Council considers pest control for wild kiwifruit
Kiwi Vine Health / Provided
Wild kiwi vine, foreground, in the North Island. (File photo)
The extent of the range of wild kiwifruit in the Marlborough Sounds is under the microscope – as the council considers whether it should be included in its pest control plan.
Historically planted on ‘old farms’, wild kiwis have spread to parts of the Marlborough Sounds, bringing with them the potential to harm native plants.
A review of Marlborough District Council’s pest control plan was undertaken in 2017.
Kiwifruit Vine Health submitted this review and in 2018 asked the council to include wild kiwifruit as a recognized pest, saying it impacts native biodiversity and is also a reservoir of pathogenic organisms. such as PSA and pests such as fruit flies and bedbugs.
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Rob Simons, Marlborough District Council’s senior biosecurity officer, said this week that the council was unable to include wild kiwifruit in the council’s pest control plan in 2018 because they are not didn’t know enough about it.
“But what has happened since then, through further work in the Marlborough Sounds, we found kiwi fruit plants, and from those plants we actually discovered satellite infestations of wild plants,” Simons said.
“That led us to investigate how much it is, so we’re currently trying to build this picture of…where does it grow, how many are there, and can we actually control it with our current resources?”
He said through the Jobs for Nature project, a $1.219 billion program introduced as part of the Covid-19 response, “control work” had been undertaken to eliminate wild plants.
The pinnacle of the southern Jobs for Nature “Flora Restoration and Protection/Kotahitanga mō te Taiao” program was the group that helped remove the plants.
Simons said that at this stage it was not considered a consulting project, as they were still in the “information gathering” stage.
“We are using this information to eventually develop a proposal to modify the regional pest management plan, to incorporate kiwifruit as a new program,” he said.
He said all control work was currently being undertaken in conjunction with the landowners.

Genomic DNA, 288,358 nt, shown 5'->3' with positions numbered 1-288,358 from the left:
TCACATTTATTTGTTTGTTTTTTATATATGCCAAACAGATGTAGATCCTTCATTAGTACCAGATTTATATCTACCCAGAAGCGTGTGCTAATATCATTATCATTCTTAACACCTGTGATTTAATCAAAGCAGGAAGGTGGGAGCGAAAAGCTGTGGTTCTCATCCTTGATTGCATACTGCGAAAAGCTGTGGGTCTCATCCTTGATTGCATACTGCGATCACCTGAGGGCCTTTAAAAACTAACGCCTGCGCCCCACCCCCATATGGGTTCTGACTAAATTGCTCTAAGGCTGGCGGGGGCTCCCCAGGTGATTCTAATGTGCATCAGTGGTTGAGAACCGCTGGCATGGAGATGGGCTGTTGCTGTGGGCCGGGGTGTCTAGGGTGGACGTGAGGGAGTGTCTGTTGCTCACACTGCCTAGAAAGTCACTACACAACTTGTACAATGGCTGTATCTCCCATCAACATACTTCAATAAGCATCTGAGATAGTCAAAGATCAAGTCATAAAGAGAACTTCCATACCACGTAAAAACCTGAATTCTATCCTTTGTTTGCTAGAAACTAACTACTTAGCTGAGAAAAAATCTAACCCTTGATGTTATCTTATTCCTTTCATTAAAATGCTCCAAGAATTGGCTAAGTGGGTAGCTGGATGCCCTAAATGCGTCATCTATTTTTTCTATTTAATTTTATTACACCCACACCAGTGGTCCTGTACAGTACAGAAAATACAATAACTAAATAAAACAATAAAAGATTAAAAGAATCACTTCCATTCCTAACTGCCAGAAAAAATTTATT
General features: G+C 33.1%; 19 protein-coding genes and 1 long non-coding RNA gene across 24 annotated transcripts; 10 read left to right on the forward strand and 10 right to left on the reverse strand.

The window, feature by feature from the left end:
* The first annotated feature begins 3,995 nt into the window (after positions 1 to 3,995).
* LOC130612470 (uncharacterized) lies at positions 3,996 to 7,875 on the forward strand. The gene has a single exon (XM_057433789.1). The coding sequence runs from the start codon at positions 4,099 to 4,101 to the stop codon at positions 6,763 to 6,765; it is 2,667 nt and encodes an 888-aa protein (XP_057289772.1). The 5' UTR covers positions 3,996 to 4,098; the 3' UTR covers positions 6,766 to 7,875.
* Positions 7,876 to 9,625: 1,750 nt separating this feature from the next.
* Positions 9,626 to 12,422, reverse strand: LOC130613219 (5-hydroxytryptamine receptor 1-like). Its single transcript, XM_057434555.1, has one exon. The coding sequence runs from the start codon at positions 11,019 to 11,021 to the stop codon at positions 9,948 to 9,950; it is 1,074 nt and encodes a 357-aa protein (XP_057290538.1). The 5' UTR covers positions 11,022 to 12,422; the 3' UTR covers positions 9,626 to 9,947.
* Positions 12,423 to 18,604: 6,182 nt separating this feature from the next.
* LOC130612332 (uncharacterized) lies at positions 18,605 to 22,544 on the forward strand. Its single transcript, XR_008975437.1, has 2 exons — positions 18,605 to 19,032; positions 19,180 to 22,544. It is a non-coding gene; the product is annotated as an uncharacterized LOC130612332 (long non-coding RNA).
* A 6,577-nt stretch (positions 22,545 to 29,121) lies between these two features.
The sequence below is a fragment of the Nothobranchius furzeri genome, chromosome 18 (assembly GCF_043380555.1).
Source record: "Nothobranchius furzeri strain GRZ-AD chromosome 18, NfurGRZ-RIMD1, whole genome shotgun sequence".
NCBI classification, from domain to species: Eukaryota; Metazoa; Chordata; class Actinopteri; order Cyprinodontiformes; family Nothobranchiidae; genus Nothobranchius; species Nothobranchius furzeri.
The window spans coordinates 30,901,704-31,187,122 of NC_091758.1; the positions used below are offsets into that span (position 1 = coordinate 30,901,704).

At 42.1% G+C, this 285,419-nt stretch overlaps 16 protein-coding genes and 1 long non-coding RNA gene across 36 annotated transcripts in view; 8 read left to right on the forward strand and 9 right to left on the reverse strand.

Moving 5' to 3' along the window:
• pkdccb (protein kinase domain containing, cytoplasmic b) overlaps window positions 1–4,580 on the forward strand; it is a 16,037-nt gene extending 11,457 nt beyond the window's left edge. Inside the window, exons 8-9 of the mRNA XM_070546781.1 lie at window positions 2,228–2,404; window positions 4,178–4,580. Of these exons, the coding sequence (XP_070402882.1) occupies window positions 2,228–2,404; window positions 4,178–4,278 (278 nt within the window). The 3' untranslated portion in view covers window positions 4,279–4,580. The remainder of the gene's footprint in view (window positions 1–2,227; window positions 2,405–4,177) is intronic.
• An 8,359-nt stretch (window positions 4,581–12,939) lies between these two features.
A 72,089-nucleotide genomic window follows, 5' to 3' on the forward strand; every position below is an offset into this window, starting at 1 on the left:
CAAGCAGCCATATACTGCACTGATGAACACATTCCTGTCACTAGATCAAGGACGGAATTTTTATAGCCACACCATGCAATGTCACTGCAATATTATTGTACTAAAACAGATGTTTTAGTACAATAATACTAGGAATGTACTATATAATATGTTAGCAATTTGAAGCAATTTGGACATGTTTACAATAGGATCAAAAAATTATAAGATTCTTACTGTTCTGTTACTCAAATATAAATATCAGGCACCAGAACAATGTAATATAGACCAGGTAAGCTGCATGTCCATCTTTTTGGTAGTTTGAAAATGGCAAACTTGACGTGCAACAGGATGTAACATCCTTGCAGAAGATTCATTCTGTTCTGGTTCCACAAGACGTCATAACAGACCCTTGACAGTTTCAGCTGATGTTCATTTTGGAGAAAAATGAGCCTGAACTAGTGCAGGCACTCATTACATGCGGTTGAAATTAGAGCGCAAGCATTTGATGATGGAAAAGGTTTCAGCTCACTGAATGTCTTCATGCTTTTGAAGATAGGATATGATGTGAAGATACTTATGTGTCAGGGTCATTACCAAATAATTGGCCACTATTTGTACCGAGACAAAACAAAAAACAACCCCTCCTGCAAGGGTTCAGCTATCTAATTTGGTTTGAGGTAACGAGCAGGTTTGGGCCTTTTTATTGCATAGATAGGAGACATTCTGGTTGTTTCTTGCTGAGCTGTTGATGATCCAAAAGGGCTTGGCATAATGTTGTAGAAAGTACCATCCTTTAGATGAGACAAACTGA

“So there’s no regulatory support, it’s just a voluntary thing,” he said.
“If however, through our investigations, we find that yes, the kiwi becomes a bigger problem and we run into situations where the wild plants cannot be removed or managed because the occupiers of the land do not want it. , then the council will look into the possibility of including as a pest in the regional pest management plan,” he said.
That would mean he was backed by regulations, Simons said.
He said the infestations they found were existing kiwifruit vines, which were planted like “an apple tree in the backyard”, usually on old farms.
“There is one site, near Manaroa that we know of, where the kiwi has spread some distance from a parent plant and where the seedlings are actually growing on an old forest block that is regenerating into native bush,” did he declare.
“There is now an opportunity in one form or another to take action to prevent this from becoming a bigger problem in the Marlborough Sounds.”
How to prevent wild kiwis:
Producers – Remove unpicked fruit from vines and mulch as soon as possible. This prevents massive bird feeding and allows the fruit to compost as quickly as possible.
Post-harvest operators – Cover discarded fruit bins to prevent birds from feeding on ripening fruit.
Farmers – Cover fruit stocks with shade cloth, windbreak netting or similar to prevent birds from reaching the fruit. Only feed what will be eaten by livestock at one time to prevent birds from eating the leftovers.
The audience – Be careful with the removal of kiwis, especially when in the bush.